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I Love Typography

MADE POSSIBLE WITH THE SUPPORT OF
I Love Typography
MADE POSSIBLE WITH THE SUPPORT OF

Tag: Incunabula

Unusual fifteenth-century fonts: part 1

Günther Zainer from Reutlingen introduced printing to Augsburg, Germany in 1468. He likely trained in Strasbourg with Johann Mentelin (who later went into business with Jenson and Johannes de Colonia in Venice). Zainer, during his decade-long career (he died in 1478), published some 100 books.

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The first book printed in Italy

During my research for an upcoming book* on the life and work of German Renaissance typographer Erhard Ratdolt, I spent quite some time looking at the introduction of printing to Italy (Ratdolt worked in Venice from 1476 to 1486, thereafter returning to his native Augsburg). The first printers in Italy were, unsurprisingly, from Germany, and […]

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Creating Grand Gargantua

Perhaps nowadays few will know the exact meaning of these two words, but until the middle of the twentieth century a letter was a small piece of lead, and to use it for printing you literally had to move it around, by hand. In the 20th century big machines like the Monotype, equipped with keyboard, were used for typesetting; but until 1900 all type was set by typesetters, by hand. This simple object: a piece of lead with a letter on top, formed the central part of Gutenberg’s invention, back in the middle of the 15th century.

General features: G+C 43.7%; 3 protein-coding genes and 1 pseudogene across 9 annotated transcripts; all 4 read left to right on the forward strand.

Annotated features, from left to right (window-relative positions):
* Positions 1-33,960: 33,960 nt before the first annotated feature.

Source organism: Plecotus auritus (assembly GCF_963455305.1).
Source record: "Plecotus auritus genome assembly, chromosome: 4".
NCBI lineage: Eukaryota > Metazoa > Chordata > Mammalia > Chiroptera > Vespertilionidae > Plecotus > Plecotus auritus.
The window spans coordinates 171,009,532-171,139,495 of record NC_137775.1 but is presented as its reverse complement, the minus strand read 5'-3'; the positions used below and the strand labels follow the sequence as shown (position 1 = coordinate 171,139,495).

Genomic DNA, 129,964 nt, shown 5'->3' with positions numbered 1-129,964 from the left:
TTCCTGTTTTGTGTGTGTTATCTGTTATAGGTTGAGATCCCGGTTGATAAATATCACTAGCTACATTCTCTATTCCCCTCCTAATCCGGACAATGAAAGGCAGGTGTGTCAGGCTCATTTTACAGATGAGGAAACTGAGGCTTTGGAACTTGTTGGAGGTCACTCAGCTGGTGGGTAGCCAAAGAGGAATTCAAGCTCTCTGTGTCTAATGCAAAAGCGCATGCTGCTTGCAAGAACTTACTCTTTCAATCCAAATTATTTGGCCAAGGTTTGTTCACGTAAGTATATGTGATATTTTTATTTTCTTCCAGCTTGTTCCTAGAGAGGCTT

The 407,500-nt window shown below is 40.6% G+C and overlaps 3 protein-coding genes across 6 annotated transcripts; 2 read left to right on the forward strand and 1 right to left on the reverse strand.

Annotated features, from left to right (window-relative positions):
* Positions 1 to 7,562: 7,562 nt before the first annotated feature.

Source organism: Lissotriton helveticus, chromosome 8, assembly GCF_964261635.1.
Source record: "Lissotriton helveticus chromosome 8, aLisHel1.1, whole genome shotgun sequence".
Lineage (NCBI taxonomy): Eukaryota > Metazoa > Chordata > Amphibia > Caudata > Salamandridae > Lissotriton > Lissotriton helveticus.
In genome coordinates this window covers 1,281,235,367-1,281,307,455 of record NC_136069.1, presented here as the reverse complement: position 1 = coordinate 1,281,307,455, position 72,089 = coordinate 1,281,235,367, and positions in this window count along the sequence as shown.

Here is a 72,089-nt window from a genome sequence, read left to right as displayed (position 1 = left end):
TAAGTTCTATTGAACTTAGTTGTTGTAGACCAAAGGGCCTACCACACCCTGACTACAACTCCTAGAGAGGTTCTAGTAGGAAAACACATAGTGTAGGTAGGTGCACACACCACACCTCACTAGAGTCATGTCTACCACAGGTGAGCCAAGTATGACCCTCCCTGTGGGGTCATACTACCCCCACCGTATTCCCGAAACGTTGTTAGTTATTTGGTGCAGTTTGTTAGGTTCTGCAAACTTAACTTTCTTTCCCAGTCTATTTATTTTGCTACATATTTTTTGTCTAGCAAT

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Incunabula

Marginal Notes A lovely set of photos of books from the Incunabula [1], from the University of Glasgow Library. Note the hand below the marginal notes. Incunabula explained.

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History of typography: Humanist

Incunabula Every subject, from dentistry to dog handling has its own vocabulary — terms that are peculiar (unique) to it. Typography is no exception. Learning the lingua franca (lingo) of type will make typography that much more accessible; and that will, in turn, lead to greater understanding, and hopefully a greater appreciation for all things […]

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TYPE HISTORY MAKING FONTS TYPOGRAPHIC FIRSTS POPULAR